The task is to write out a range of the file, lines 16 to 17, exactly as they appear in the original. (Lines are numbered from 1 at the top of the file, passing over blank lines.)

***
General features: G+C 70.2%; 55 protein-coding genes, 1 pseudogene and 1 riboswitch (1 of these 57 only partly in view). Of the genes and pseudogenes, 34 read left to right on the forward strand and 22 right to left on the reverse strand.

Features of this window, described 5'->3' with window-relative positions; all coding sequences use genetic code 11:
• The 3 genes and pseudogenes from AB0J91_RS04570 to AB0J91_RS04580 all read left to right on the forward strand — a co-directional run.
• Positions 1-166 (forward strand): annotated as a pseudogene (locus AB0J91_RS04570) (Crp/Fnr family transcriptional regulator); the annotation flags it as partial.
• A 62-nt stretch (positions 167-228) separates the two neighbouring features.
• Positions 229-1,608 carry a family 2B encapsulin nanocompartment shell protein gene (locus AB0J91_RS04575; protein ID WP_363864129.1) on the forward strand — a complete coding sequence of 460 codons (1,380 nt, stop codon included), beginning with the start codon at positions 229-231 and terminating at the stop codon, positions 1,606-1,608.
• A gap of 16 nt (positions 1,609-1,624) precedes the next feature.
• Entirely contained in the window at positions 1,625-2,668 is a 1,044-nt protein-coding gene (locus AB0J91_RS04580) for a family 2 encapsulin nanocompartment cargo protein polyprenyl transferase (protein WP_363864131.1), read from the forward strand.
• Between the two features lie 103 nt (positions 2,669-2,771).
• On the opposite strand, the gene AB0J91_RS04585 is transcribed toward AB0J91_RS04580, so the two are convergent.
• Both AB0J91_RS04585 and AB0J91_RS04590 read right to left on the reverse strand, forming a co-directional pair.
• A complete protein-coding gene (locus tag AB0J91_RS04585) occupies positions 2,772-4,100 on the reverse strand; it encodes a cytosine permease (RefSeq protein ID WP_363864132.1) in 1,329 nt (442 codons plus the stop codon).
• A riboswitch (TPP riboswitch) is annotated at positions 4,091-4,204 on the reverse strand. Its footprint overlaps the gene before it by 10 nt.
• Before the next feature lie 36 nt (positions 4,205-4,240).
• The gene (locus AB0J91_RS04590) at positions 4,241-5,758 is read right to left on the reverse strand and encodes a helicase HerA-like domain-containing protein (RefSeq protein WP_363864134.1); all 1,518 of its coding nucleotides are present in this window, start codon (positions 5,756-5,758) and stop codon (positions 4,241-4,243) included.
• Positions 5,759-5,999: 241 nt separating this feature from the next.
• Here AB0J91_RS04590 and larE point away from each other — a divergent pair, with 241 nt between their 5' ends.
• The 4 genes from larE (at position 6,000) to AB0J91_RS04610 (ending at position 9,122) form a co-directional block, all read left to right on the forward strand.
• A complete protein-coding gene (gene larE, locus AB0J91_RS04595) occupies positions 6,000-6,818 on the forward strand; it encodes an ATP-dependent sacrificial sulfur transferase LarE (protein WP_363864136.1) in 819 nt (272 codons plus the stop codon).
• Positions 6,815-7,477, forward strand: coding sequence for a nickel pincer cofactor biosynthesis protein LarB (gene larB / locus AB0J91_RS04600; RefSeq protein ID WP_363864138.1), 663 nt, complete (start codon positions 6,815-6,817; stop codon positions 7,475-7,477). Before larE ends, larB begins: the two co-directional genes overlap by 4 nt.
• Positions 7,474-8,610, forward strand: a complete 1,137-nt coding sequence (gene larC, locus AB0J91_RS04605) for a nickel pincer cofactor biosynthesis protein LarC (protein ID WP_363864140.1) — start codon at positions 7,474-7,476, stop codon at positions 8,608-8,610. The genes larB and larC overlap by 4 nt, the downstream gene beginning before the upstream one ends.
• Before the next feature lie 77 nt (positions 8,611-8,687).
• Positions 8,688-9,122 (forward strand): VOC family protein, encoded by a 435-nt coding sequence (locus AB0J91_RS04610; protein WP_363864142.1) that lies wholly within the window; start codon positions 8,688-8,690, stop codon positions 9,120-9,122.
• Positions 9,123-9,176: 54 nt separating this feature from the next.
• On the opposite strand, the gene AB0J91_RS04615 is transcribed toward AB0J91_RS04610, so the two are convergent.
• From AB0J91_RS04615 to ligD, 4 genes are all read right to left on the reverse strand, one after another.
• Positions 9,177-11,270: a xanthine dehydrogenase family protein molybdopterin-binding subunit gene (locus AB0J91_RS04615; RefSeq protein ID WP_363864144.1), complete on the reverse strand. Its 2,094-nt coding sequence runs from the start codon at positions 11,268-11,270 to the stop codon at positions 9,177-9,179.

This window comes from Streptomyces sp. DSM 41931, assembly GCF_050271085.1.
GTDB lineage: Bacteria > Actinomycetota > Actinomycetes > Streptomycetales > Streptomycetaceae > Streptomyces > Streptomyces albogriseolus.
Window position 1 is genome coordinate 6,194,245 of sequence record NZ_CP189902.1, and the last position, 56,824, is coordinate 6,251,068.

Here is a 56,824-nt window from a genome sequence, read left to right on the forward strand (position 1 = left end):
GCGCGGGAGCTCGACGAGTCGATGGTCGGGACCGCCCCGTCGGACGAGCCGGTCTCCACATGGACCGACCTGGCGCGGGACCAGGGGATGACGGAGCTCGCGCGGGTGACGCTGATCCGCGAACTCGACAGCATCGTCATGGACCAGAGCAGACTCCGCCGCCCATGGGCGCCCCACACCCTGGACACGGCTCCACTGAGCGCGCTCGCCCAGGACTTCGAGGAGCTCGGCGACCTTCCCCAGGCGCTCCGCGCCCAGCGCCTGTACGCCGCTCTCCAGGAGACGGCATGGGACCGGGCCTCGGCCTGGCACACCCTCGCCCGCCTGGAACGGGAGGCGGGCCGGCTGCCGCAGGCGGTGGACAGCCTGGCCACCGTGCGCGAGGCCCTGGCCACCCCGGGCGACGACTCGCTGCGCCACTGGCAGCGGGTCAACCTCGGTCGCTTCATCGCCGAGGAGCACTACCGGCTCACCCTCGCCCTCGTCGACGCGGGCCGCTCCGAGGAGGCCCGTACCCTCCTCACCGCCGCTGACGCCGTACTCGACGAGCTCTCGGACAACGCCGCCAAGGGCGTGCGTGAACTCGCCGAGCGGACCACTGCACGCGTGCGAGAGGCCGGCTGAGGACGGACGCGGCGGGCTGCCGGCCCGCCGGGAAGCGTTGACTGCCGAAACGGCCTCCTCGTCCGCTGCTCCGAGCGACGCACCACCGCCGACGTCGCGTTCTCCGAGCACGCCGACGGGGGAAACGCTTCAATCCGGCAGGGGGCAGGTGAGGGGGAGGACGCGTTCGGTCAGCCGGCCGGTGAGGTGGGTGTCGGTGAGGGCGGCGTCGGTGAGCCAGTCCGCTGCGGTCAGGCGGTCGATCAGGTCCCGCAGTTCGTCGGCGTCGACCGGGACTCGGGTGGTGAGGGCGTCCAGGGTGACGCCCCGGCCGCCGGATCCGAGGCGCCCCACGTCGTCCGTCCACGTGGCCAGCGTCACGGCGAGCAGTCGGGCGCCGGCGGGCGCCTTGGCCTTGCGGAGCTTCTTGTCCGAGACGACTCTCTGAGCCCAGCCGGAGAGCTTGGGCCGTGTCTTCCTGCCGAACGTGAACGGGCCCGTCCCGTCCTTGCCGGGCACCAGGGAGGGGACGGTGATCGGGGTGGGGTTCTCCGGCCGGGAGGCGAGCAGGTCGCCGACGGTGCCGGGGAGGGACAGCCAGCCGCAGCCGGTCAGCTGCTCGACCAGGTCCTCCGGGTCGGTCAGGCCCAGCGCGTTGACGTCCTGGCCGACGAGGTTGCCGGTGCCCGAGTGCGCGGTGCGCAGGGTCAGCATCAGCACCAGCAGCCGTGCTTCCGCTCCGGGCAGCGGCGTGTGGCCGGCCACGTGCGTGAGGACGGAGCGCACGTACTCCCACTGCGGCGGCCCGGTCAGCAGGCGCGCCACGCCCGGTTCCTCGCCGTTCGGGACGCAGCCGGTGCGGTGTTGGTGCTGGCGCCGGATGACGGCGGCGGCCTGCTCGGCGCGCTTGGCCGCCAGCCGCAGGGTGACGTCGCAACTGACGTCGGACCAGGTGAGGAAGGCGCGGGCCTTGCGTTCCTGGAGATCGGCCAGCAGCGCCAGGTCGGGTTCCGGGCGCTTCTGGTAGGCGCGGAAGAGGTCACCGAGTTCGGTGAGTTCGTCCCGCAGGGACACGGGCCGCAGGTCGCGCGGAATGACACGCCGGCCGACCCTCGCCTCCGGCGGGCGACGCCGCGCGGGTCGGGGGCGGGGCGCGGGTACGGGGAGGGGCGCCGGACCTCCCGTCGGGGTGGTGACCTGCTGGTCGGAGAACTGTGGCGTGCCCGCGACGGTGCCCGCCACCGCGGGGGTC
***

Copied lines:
• Positions 5,759-5,999: 241 nt separating this feature from the next.
• Here AB0J91_RS04590 and larE point away from each other — a divergent pair, with 241 nt between their 5' ends.